The most recent version of the platform is the M4, which was first introduced in less than a decade ago. Saab conducted its first live-fire demonstration of the Carl-Gustaf M4 artillery system at its Bofors Test Center in Karlskoga, Sweden, in September 2014. The United States adopted the upgraded M4, but with the M3E1 MAAWS designation.

Carl Gustaf M3E1
The MAAWS, a.k.a. the Carl Gustaf, is a man-portable, reusable, breech-loading, 84 mm recoilless rifle capable of destroying armored targets. Image: Senior Airman Emily Farnsworth/U.S. Air Force

As with the earlier models, it is capable of destroying tanks, even with add-on armor protection, while it can also be used to neutralize landing craft, to destroy bunkers and to engage enemies in buildings.

The CGM4 features a lightweight, flexible design that incorporates titanium-made components along with improved carbon fiber outer skin. The recoilless rifle has a length of fewer than 39 inches (1,000mm), while it weighs just over 15 lbs. It can be operated by a single soldier, but it is typically employed by a team that includes a gunner and loader. It has an effective range of 1,300 meters with a high-explosive round.

US Army 10th SF Green Berets firing M3E1
U.S. Army Green Berets assigned to 10th Special Forces Group prepare to fire a Carl Gustaf M3E1 anti-tank (AT) weapon during training in Ādaži, Latvia, in 2022. Image: Pfc. Kirsti Brooksby/U.S. Army

The M4 system is equipped with a standard clip-on telescopic sight on a Picatinny rail, which allows operators to install thermal sights or image intensifiers for night-time combat. Additional sighting systems, including open sight, red dot, and intelligent sights, can be optionally mounted based on the specific needs of the user.

Widely exported, the M4 was first adopted by the Slovak Republic in 2015. In September 2017, the U.S. Army purchased 1,111 M3E1 launchers and issued an Urgent Material Release to field them as soon as possible, while the U.S. Marine Corps followed suit in November and announced a plan to acquire 1,200 launchers, with one to be fielded by each USMC infantry squad. Each 84mm Carl Gustaf reportedly costs around $20,000.

HE round for Carl Gustaf M3
Carl Gustaf high-explosive rounds lay prepared for familiarization fire by soldiers from the 19th Special Forces Group (Airborne) in 2022. Image: Staff Sgt. Ariel J. Solomon/U.S. Army

While Sweden has not directly supplied any Carl Gustaf M4s to the Ukrainian military, 100 launchers and 2,000 rounds of ammunition were provided to Kyiv by the Government of Canada earlier this year. These have reportedly scored numerous “kills” on Russian T-72 tanks, while in May, one was even reported to have destroyed a more advanced T-90M main battle tank (MBT) — only the second believed to have been lost in the war. Given the capabilities of the weapon, it is likely that Ukraine could put them to good use as it seeks to drive out the Russian invader — fitting given how the 17th century king is remembered for his conflicts against Russia.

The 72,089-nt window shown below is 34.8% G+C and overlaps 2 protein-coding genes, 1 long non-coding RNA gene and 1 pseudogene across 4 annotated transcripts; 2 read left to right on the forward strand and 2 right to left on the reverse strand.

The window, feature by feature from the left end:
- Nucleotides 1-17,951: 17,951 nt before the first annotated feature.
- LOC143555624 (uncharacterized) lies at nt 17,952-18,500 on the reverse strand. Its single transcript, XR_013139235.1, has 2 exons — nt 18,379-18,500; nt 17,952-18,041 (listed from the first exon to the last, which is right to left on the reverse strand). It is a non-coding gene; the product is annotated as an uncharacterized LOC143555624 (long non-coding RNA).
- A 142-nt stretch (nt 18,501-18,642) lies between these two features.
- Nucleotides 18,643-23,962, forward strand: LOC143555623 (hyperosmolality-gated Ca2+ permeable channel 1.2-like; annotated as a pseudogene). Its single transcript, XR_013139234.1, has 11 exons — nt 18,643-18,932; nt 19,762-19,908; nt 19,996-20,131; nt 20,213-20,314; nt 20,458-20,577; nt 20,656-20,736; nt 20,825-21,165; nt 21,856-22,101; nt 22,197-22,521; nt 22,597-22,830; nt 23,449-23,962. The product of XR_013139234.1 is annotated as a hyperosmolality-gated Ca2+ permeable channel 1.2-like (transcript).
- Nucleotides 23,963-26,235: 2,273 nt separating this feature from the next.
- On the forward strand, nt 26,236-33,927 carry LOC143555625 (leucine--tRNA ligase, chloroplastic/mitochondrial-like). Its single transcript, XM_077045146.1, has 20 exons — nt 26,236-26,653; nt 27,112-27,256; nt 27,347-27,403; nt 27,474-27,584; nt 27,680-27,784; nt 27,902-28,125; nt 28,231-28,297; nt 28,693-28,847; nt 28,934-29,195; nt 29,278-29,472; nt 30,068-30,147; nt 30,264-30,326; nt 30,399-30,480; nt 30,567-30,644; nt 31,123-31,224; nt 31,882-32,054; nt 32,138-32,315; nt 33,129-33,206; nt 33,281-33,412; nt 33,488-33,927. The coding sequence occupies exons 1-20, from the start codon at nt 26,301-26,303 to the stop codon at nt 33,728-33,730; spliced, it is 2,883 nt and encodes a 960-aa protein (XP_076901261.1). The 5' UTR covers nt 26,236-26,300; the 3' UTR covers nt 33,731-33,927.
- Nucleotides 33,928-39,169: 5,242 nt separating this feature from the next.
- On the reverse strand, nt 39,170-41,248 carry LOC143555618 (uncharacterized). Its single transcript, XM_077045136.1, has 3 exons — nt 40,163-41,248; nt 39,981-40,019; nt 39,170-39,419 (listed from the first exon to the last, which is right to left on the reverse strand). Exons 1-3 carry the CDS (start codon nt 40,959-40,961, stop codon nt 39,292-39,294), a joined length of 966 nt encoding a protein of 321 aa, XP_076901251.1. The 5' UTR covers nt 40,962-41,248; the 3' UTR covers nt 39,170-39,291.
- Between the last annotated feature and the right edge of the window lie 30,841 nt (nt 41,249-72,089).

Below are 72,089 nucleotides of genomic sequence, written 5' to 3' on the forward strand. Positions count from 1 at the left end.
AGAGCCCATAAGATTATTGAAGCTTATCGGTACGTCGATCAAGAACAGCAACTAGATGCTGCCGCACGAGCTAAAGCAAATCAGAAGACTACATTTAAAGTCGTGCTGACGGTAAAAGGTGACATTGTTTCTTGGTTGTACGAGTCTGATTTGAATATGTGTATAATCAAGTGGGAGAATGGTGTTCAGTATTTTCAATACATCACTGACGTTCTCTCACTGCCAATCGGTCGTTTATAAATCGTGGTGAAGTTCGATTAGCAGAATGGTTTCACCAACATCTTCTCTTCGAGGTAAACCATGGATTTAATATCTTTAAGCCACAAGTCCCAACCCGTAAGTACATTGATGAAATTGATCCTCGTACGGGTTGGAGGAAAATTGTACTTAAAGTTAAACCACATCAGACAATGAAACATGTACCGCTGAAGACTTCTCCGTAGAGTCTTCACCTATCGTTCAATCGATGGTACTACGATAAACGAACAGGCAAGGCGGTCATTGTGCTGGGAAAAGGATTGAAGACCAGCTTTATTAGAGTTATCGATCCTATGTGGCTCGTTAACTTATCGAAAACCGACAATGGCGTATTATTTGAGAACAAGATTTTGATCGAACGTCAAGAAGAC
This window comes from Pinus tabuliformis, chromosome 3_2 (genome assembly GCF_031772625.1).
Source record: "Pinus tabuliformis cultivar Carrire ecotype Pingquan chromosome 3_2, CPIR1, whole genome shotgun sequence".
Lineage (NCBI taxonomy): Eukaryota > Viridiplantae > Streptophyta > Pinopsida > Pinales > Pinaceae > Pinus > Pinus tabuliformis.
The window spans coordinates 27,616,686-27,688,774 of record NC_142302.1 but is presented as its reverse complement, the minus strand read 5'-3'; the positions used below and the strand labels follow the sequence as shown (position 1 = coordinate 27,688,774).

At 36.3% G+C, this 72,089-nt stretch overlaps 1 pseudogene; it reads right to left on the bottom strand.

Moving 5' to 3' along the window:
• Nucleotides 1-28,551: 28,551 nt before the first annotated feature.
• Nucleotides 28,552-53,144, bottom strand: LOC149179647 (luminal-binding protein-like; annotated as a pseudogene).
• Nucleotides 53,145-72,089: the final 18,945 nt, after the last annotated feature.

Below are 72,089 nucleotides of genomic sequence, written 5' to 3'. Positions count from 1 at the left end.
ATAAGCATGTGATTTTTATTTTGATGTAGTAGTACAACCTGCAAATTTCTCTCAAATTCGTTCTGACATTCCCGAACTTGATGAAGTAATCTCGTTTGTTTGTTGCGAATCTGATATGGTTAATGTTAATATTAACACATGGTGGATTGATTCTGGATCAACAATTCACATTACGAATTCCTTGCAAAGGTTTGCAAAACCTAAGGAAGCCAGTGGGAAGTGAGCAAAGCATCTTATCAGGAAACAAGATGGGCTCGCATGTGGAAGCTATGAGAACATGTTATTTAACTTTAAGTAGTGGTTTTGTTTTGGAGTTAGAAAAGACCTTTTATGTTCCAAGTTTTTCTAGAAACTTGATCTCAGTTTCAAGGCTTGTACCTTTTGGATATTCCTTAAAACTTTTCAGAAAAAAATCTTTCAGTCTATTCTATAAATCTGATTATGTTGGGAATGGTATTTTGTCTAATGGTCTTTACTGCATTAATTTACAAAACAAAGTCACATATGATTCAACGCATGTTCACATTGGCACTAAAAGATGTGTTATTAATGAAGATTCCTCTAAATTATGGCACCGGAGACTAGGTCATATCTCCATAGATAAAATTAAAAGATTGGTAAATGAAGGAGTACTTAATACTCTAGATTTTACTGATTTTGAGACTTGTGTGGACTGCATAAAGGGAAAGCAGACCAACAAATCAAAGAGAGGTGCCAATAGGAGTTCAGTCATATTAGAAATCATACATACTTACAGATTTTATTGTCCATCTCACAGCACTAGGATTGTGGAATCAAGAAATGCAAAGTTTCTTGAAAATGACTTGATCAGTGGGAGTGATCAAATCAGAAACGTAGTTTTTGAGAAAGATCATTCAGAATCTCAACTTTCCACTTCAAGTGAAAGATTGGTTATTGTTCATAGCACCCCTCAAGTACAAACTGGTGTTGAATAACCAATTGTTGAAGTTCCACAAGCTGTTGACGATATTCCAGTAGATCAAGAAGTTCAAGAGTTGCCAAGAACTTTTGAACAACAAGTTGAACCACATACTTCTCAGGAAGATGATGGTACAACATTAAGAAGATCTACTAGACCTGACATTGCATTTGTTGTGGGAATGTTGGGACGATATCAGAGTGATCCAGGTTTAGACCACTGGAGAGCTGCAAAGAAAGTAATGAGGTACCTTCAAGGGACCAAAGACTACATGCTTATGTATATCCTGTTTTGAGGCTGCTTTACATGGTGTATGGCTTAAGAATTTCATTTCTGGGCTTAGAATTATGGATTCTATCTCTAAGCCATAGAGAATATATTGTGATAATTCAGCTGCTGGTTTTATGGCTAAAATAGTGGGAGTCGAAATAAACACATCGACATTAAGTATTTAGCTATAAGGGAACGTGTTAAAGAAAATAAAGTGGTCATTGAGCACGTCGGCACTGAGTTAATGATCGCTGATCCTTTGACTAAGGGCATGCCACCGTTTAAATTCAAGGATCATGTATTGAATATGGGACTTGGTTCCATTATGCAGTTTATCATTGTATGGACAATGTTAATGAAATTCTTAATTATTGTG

The Carl Gustaf in Pop Culture

Despite the fact that the weapon was developed more than 75 years ago, it hasn’t been widely seen in movies or TV shows. In fact, the first reported use of the Carl Gustaf M2 was when it was carried by action star Dolph Lundgren in 1994’s Men of War, while it was later seen in 2000’s Battlefield Earth. Its biggest screen moment was likely in Terminator Genisys when carried by Arnold Schwarzenegger’s “The Guardian” Terminator while saving the life of a young Sarah Connor in 1973.

Collecting the Carl Gustaf

This would be a tall order. Technically, the weapons are for military sales only, and at this point, it seems unlikely any live versions are in private collections even as a National Firearms Act (NFA) item. In addition, each round would also be an NFA-destructible device.

Swedish Marines fire Carl Gustaf M4 in training
Swedish Marines fire a Carl Gustaf M4 recoilless rifle during Exercise Archipelago Endeavor on Berga Naval Base, Sweden. Image: Pfc. Sarah Pysher/U.S. Marine Corps

Given the cost per unit, it is unlikely few, if any, have been deactivated for civilian sales. To be legal, the weapon would need to have a hole cut in the side of the tube and a rod placed so that a round couldn’t be loaded into the muzzle. For now, collectors may have to settle for a replica — of which a few are available.

The Carl Gustaf is just one of those weapons that remains fascinating, even if few of us will ever have an opportunity to fire it.

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Peter Suciu

Peter Suciu

Peter Suciu is a Michigan-based freelance writer who regularly covers military history and hardware for The National Interest and FoxNews. He has collected military small arms and headgear since he was 12 years old. His most recent book A Gallery of Military Headdress was released last year and is available from here.